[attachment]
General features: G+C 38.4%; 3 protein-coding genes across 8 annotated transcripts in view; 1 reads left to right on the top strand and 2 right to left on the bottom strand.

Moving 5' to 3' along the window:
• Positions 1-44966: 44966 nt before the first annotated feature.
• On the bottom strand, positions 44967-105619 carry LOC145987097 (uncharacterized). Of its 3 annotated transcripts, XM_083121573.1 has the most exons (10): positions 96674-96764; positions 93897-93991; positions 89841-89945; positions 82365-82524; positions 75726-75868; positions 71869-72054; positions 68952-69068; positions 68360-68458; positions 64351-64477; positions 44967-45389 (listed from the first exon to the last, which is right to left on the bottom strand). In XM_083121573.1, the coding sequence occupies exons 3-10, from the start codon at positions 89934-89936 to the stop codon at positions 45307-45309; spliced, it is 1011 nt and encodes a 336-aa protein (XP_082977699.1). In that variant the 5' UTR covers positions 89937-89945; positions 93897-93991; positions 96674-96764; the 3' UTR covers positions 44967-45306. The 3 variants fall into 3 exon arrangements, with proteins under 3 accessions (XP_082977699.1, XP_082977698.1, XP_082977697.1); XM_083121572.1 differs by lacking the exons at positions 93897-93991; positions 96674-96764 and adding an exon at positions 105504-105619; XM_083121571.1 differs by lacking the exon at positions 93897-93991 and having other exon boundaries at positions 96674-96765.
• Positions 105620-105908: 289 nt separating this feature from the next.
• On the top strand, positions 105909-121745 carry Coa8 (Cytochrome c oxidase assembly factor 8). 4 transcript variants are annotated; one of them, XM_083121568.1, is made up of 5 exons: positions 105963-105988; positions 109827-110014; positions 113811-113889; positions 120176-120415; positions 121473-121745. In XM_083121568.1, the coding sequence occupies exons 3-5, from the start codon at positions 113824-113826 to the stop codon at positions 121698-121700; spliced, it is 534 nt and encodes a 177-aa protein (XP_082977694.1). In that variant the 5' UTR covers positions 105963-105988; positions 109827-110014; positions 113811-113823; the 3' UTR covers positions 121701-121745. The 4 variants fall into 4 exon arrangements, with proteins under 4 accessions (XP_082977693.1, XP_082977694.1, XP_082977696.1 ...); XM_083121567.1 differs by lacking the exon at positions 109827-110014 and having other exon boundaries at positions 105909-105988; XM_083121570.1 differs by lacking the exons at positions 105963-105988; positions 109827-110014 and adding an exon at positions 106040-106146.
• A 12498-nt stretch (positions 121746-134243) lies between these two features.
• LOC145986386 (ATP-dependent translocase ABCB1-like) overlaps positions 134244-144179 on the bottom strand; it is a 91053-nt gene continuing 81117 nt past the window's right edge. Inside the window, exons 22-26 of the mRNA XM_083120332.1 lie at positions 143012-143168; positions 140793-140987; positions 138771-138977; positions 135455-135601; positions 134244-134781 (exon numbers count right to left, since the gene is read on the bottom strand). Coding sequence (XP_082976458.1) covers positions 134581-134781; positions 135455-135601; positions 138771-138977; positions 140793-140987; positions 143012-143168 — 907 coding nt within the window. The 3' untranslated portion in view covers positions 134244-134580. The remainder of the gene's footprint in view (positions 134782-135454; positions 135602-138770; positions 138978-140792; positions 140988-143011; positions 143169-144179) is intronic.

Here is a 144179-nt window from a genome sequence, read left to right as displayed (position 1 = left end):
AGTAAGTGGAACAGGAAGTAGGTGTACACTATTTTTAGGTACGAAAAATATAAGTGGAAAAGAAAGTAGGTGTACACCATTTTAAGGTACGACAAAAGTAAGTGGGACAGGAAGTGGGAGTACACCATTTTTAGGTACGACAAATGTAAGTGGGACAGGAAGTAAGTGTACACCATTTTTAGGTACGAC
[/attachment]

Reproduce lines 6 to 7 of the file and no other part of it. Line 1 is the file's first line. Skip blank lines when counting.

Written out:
• On the top strand, positions 105909-121745 carry Coa8 (Cytochrome c oxidase assembly factor 8). 4 transcript variants are annotated; one of them, XM_083121568.1, is made up of 5 exons: positions 105963-105988; positions 109827-110014; positions 113811-113889; positions 120176-120415; positions 121473-121745. In XM_083121568.1, the coding sequence occupies exons 3-5, from the start codon at positions 113824-113826 to the stop codon at positions 121698-121700; spliced, it is 534 nt and encodes a 177-aa protein (XP_082977694.1). In that variant the 5' UTR covers positions 105963-105988; positions 109827-110014; positions 113811-113823; the 3' UTR covers positions 121701-121745. The 4 variants fall into 4 exon arrangements, with proteins under 4 accessions (XP_082977693.1, XP_082977694.1, XP_082977696.1 ...); XM_083121567.1 differs by lacking the exon at positions 109827-110014 and having other exon boundaries at positions 105909-105988; XM_083121570.1 differs by lacking the exons at positions 105963-105988; positions 109827-110014 and adding an exon at positions 106040-106146.
• A 12498-nt stretch (positions 121746-134243) lies between these two features.